Israelite stressed that like health care reform and immigration reform, copyright reform means different things to different constituencies. To what he characterized as “extreme academics”, copyright reform means looking at copyright through the prism of the public good and getting material into the public domain as quickly as possible. They and their Silicon Valley funders believe that copyright duration should be shortened and that fair use and application of compulsory licenses should be expanded.

By contrast, Israelite said most of the creative community view copyright as a property right that needs to be strongly protected in order to incentivize creators to create new works. Historically, Israelite pointed out, copyright reform had always been about strengthening copyright protections.

Israelite spoke eloquently on the stifling effect statutory and Consent Decree regulations have on songwriters and music publishers, pointing out that labels have about 8% of their income regulated while publishers have 75% of theirs subject to Congressional or Consent Decree oversight. As a result, Pandora pays 50% of its revenue to labels but only 4% of its revenue to publishers who are subject to rates dictated by statutes and Consent Decrees. The panelists all touched upon the current Justice Department review of the ASCAP and BMI Consent Decrees, a topic I discussed here.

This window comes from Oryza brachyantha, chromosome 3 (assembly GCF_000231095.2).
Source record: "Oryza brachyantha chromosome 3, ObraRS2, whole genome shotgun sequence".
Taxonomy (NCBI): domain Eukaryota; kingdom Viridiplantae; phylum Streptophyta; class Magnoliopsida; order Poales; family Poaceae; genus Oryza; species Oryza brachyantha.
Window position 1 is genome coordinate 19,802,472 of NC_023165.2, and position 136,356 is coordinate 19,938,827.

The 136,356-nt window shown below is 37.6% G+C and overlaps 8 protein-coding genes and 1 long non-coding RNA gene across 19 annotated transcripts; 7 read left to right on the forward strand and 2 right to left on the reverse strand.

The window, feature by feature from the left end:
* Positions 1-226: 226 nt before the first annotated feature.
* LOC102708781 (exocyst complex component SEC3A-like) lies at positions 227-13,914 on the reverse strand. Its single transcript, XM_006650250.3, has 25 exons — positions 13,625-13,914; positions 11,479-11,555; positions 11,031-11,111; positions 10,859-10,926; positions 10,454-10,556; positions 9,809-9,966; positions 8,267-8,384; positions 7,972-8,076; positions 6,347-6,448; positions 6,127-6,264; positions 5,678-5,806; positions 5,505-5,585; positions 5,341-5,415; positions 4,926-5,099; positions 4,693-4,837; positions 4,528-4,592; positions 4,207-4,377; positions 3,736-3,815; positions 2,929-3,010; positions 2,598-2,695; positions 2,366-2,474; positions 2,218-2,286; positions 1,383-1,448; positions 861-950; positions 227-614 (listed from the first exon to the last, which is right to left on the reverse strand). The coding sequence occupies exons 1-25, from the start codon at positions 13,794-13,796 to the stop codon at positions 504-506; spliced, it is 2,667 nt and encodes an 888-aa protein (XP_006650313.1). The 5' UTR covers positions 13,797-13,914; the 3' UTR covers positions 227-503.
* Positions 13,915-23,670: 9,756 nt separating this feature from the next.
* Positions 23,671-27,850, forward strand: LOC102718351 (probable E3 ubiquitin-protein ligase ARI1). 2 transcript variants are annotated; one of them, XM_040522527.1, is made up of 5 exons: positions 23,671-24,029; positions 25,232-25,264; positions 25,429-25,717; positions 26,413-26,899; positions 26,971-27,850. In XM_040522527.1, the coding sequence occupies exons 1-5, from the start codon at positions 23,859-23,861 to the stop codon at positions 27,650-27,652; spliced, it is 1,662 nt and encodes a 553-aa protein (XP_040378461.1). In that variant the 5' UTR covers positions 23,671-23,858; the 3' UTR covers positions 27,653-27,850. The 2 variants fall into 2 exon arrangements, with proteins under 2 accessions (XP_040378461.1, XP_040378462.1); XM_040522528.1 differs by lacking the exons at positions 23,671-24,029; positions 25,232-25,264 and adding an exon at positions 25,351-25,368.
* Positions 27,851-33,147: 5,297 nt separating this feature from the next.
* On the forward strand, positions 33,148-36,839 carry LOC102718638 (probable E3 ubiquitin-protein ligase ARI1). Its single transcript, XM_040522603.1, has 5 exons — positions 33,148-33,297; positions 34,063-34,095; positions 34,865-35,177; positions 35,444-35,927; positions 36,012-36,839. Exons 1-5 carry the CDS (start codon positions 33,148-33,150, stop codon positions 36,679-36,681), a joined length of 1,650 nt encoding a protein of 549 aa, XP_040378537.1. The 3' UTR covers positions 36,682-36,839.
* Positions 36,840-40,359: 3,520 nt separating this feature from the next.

Very little of the discussion covered new ground. However, what was interesting was the degree of mutual support that RIAA and NMPA had for their respective interests. For example, Israelite expressed strong support for copyright protection for pre-1972 recordings and a terrestrial public performance right for sound recordings. Similarly, Marks expressed support for Consent Decree reform and to amend the Copyright Act in Sections 112 and 114 to have rates regarding musical compositions set using a fair market benchmark.

This more closely united front is undoubtedly the result of common perceived “enemies” that did not exist historically such as Google/YouTube, Apple/iTunes, Pandora, Spotify and anti-copyright academics such as Lawrence Lessig. None were singled out by name. And of course, the music industry needs these online services as much as they need the content that labels and publishers provide.

While none of the panelists felt that major changes to copyright law as a whole would be forthcoming anytime soon, they did feel that some changes with respect to music could happen in 2015. And something else to watch is RIAA and NMPA’s working on ways to address “micro-licensing” issues: license requests that often aren’t handled because the dollar value is too low to justify the administrative costs. Finding a way to effectively deal with these micro-licenses potentially lead to many millions in additional revenue while helping users whose requests are too often ignored.